Whaling goes back to the 1800’s and was practiced world-wide. The flesh, oil, and even the bones derived from whales became a lucrative trade. Whaling from shore, as it started in Nantucket, was relatively easy. When the whales headed for extinction, ships were needed to go further off shore to find them, eventually traveling from New England to the Pacific. Well, to make a long story short, read Moby Dick.
Many whale species mate and “winter” in the Caribbean (they knew this way before man invented Florida). It was therefore natural that this industry could be practiced here, and Bequia was a good location for whale hunting from shore. When whaling was internationally regulated (to prevent their extinction) Bequia, in 2013, was grandfathered in to allow 4 whales a year to be harvested to support the local population. The methods used today, totally hand rowed boats with the same manual equipment of the 1800’s, has not been changed. This is carried out from the east coast at Friendship Bay. But the local whalers, as like the turtle fisherman, realized that it was also time to protect for tomorrow rather than harvest for today, hence the establishment of the whaling museum a few years ago. When the small group of whalers do get a whale, (only 2 boats are in use and in many years they don’t get any whales), no whale products are exported and all products are used locally on the island. The money selling the products on island supports the families for a year.
Eventually St. Vincent and the Grenadines became independent of the UK and tourism became the dominate source of income. This is true of most of the islands here. But the above are examples of what Bequia has done on its own, and with the exclusion of major “international resorts”, does make it a unique and interesting place.
That brings me back to 1751. Why was Bequia, specifically what was to be become Admiralty Bay on the west coast, charted in detail? There didn’t seem to be any economic potential of the land or sea that would interest the empires of England or France to take notice. The Heritage Museum provided the answer and it had to do with the nature of the bay. Besides being protected from the trade winds the bay itself was well suited as a carenage to careen boats and larger vessels on the sand beaches. Boats brought up at low tide on sand beaches, free of coral rocks, the boat bottom can then be scrapped clean and repaired. Also boat building on the beach and launching was possible. That, apparently, was the basis of the settlement over many years as boats were the essential vehicle to access the small islands in this area. Bequia became a center for small boat building well into the 20th century. Bob Dylan commissioned the boat Water Pearl, built on the beach here in the early 1970’s.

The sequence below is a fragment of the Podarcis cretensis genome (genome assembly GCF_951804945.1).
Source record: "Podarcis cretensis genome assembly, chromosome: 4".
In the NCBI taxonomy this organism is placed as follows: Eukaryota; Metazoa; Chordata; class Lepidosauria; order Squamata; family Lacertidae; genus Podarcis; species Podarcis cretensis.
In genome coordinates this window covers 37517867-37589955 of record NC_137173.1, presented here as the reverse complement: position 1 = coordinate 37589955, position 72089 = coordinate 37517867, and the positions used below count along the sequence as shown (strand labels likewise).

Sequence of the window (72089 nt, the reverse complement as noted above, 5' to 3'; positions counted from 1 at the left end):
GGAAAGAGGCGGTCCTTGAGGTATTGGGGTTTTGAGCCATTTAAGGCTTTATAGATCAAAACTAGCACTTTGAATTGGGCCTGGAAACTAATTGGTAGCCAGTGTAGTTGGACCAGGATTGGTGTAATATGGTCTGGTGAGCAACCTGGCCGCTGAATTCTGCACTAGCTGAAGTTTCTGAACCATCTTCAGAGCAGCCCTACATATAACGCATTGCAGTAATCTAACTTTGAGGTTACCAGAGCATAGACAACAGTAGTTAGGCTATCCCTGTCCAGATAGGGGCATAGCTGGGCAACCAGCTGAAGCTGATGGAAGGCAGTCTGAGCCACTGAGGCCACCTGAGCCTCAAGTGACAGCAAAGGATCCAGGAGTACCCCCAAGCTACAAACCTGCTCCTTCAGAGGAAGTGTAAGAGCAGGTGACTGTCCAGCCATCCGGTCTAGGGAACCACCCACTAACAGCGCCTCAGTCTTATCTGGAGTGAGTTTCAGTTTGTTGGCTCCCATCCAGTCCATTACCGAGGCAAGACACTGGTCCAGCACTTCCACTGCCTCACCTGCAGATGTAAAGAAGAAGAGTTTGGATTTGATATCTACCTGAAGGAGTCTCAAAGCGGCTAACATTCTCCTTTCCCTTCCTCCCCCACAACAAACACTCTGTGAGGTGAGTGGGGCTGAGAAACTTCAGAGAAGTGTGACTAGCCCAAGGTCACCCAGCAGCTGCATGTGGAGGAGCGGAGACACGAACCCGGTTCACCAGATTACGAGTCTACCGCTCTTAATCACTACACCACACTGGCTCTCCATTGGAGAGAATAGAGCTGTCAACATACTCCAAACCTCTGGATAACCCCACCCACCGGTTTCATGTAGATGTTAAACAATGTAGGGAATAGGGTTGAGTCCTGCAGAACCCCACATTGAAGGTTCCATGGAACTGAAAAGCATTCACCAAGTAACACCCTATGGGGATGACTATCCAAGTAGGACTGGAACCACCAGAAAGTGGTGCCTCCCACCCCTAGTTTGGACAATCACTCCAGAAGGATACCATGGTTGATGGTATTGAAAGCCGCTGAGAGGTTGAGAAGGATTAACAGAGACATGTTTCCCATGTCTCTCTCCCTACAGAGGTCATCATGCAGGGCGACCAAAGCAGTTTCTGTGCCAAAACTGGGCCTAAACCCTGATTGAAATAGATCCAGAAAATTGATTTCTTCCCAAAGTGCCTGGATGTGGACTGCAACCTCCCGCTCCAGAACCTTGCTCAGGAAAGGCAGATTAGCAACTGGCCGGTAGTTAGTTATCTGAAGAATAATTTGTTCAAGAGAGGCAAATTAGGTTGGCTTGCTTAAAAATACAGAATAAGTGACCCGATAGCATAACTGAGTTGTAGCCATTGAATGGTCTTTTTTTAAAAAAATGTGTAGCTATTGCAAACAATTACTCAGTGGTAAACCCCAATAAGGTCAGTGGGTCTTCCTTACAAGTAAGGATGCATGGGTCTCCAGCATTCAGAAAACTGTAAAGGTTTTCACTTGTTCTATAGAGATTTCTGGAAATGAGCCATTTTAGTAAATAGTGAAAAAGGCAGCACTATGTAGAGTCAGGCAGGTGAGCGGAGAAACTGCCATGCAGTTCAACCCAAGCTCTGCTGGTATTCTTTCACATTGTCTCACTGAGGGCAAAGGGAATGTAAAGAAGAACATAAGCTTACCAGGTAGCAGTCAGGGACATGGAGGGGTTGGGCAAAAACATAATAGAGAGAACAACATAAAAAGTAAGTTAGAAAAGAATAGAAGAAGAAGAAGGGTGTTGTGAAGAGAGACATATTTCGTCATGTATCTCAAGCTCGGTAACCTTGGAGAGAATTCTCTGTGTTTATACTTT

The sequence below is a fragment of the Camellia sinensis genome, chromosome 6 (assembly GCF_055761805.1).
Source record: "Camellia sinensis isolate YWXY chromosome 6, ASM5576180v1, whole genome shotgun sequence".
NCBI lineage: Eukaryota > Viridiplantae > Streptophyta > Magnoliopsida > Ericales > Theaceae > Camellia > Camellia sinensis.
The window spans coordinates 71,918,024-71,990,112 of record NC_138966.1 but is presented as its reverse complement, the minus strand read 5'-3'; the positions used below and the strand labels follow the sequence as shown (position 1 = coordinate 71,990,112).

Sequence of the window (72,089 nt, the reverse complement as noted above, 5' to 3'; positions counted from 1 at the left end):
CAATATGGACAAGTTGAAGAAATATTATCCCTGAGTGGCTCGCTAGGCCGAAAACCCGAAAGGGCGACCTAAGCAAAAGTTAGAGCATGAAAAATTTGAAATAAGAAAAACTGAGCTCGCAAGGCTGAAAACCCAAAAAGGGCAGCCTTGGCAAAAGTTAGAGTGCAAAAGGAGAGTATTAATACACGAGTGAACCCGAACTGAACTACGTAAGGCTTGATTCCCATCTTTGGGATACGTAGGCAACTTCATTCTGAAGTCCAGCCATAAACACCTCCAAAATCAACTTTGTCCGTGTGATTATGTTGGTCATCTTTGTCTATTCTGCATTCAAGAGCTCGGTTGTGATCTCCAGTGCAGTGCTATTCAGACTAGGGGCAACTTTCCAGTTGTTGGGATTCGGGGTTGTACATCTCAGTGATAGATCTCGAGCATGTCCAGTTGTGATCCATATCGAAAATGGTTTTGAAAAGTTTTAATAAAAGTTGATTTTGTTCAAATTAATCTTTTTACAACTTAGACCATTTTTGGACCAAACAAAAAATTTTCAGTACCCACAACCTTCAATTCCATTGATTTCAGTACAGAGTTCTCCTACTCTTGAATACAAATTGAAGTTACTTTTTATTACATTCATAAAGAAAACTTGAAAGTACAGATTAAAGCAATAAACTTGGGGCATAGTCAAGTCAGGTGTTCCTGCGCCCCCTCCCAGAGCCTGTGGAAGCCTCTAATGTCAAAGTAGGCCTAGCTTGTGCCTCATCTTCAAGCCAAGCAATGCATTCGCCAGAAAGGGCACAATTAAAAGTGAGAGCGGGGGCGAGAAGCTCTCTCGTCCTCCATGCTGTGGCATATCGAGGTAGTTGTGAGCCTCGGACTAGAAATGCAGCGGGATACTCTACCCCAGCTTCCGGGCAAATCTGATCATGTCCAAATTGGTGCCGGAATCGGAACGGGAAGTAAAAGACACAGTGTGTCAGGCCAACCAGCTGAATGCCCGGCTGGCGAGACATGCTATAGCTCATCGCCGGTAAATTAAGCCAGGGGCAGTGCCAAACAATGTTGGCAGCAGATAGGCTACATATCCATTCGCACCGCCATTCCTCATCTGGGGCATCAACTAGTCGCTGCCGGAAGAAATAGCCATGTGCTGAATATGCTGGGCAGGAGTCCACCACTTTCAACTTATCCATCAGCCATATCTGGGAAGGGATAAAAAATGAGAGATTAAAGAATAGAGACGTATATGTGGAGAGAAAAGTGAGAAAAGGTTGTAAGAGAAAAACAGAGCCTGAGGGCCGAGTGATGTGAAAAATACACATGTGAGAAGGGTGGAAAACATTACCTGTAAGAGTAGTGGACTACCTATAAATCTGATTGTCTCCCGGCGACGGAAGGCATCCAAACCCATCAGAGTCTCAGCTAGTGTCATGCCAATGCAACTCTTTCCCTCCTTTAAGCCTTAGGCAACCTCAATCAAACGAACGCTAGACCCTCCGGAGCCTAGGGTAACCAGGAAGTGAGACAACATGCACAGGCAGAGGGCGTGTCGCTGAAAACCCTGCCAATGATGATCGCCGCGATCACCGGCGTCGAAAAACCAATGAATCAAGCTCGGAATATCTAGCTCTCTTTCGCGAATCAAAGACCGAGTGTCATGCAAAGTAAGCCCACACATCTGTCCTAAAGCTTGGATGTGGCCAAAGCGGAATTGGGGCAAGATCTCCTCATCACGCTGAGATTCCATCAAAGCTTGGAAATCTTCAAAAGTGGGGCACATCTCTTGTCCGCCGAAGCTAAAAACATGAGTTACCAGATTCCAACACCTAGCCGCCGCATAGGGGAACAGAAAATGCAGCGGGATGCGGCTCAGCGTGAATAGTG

In the 1930’s James Mitchell’s (Prime minister of St. Vincent, 1984 – 1996) father built and sailed the Gloria Colita, the largest wooden schooner (165’ long) in the Caribbean. It took 21 days just to pull the hull off the beach where it was built into the water. He sailed it as a cargo ship, from the Gulf of Mexico, Cuba and islands area. He was lost in 1940 when the wooden sloop was lost at sea (mysteriously) between Alabama and Cuba with a cargo of wood. James, who was born and lived on Bequia, died recently but we had a chance to meet and talk with him a few years ago here as he recalled his efforts to keep the Grenadines and in particular Bequia, “unique” in the world of tropical tourism. I think he succeeded as it is a wonderful place to connect with the past and to enjoy the present with people who have pride of place and a sense of history.